Ilobolo without a follow-up celebration doesn't conclude traditional marriage

Elders from both families bear witness by inspecting and appreciating the delivery of a head of cattle as a bride price to conclude the ilobolo process.
Elders from both families bear witness by inspecting and appreciating the delivery of a head of cattle as a bride price to conclude the ilobolo process.

The practice of paying ilobolo is an intrinsic part of getting married for many South Africans. But, is it a tradition or a legal process?

It's important for South Africans to understand the difference between ilobolo and a legal marriage. A legal marriage protects your rights, particularly your property rights, if the marriage fails or in the event of death.

Ilobolo is not marriage, but rather a part of the process of getting married under customary law.

This law clearly stipulates that in order for the customary marriage to be legally recognised, it has to be entered into by a man and woman over the age of 18 who have the intention of getting married under customary law. (In SA, couples of the same gender are allowed to marry under the Civil Union Act of 2006.)

In terms of customary law, there must be a marriage celebration after the conclusion of the ilobolo negotiations.

By merely paying or receiving ilobolo in full without following it up with the requisite celebration, the marriage is not concluded in compliance with customary law, and therefore considered invalid. The ilobolo letter alone may not be sufficient to prove that a customary marriage existed.

The way in which a customary marriage is celebrated differs from culture to culture. Most cultures welcome or incorporate the bride (makoti) into their family by song and dance, slaughter of a beast and the exchange of gifts such as blankets, utensils and cutlery.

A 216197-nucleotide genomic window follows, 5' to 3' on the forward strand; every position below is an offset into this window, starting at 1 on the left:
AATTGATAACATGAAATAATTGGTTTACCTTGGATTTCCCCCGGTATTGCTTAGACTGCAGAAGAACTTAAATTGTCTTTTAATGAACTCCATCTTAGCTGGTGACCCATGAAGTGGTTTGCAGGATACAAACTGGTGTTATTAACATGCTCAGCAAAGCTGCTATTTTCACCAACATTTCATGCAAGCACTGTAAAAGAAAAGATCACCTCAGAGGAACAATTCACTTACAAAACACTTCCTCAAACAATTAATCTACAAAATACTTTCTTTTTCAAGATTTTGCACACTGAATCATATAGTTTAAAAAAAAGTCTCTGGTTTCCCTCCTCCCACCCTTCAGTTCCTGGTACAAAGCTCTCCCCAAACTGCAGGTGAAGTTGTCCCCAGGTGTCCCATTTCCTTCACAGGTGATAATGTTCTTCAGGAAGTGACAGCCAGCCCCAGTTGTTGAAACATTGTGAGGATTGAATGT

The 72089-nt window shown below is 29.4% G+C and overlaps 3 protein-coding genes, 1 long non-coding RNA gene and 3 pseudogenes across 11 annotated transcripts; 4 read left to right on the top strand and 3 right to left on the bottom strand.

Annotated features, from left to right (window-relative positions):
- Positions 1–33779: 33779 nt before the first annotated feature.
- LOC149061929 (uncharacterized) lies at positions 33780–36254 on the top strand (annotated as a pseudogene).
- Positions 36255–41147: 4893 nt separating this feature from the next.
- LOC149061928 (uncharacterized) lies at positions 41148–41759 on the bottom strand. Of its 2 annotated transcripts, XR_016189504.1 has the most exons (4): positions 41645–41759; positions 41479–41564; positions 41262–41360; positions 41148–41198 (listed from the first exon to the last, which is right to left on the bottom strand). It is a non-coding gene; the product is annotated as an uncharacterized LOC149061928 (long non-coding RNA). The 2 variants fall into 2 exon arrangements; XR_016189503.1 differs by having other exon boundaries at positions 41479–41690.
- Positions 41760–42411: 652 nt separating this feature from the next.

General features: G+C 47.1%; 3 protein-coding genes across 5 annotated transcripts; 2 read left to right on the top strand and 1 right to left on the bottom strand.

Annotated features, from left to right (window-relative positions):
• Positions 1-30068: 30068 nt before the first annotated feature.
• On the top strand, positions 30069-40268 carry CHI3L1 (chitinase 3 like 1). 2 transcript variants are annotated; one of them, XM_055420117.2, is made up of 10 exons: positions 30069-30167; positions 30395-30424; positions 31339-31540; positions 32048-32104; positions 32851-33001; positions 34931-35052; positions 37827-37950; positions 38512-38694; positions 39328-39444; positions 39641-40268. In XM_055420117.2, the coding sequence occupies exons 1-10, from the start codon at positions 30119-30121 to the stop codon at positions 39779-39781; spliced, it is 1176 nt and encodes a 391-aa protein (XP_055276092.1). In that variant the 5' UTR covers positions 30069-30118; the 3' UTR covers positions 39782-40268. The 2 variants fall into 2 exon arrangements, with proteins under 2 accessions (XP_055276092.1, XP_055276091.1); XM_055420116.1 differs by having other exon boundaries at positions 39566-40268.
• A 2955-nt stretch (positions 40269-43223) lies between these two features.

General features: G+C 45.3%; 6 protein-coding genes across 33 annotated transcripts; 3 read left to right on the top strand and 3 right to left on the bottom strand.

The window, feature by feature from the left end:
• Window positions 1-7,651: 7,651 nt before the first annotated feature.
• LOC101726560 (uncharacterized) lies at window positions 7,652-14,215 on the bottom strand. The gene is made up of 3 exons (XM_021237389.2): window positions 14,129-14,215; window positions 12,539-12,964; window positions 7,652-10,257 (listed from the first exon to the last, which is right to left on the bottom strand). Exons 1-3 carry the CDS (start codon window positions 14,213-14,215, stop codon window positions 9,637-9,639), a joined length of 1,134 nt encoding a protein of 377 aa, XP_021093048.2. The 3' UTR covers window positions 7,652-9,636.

When the legality of the marriage is disputed, the courts have to evaluate each case on its own merit, guided by the prevailing customs and practices of the particular jurisdiction.

Many couples tend to take a break after the ilobolo process is concluded to save money for a celebration without realising how crucial it is for a traditional ceremony to take place as soon as possible.

If the ceremony is not conducted, and the marriage is not registered, the marriage may be hard to prove and may not be recognised under the Recognition of Customary Marriages Act. This means you may stand to lose your claim on any assets you may be entitled to if the marriage fails or if your spouse dies.

If you don't register the customary marriage with home affairs, it does not necessarily mean your marriage is invalid, but it makes it harder to prove.

You will have to approach the high court to apply for a declaratory order to legally confirm that you were indeed married under customary law.

The judge would then exercise their own discretion in deciding whether to declare the two of you as married.

In such cases, the courts may also be guided by custom experts who understand the laws of different cultures.

The courts may also need affidavits from family members stating what actually happened. Additional evidence, such as photos of the celebration could also be helpful.

In effect, a customary law marriage amounts to an in community of property marriage, in which the couple jointly own the assets and liabilities of the joint estate. A legally recognised marriage therefore protects your rights if the marriage ends.

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